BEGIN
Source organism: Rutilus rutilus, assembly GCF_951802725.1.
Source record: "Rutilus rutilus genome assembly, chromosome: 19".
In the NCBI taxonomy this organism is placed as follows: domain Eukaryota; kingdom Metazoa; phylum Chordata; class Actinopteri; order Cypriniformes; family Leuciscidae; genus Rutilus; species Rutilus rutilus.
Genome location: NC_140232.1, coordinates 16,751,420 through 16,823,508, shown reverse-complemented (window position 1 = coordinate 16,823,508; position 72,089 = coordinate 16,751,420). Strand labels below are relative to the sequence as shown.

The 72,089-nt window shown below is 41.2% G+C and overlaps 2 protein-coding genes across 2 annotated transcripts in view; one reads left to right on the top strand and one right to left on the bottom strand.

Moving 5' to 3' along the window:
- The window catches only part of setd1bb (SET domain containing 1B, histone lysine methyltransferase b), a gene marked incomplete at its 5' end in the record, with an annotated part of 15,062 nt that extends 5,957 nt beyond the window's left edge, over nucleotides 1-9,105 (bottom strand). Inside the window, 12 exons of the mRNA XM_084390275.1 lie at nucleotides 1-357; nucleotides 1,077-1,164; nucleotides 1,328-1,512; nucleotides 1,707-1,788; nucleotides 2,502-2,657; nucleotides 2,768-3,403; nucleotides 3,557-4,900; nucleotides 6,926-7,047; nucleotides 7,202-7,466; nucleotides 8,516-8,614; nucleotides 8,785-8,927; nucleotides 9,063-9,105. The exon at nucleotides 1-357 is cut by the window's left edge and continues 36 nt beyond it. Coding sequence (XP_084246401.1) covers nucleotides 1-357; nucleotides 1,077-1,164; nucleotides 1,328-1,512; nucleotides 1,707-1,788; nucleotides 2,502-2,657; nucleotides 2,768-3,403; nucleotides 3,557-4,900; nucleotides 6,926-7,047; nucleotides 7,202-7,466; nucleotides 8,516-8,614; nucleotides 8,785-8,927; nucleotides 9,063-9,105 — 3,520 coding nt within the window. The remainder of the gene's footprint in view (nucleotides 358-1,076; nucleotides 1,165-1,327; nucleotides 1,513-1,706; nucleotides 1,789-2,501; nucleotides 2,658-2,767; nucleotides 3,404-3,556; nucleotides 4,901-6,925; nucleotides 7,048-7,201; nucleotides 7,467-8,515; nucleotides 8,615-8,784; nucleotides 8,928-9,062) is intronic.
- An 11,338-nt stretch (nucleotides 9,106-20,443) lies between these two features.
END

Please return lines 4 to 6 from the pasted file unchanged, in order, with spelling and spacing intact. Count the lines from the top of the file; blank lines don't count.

Genome location: NC_140232.1, coordinates 16,751,420 through 16,823,508, shown reverse-complemented (window position 1 = coordinate 16,823,508; position 72,089 = coordinate 16,751,420). Strand labels below are relative to the sequence as shown.

The 72,089-nt window shown below is 41.2% G+C and overlaps 2 protein-coding genes across 2 annotated transcripts in view; one reads left to right on the top strand and one right to left on the bottom strand.

Moving 5' to 3' along the window: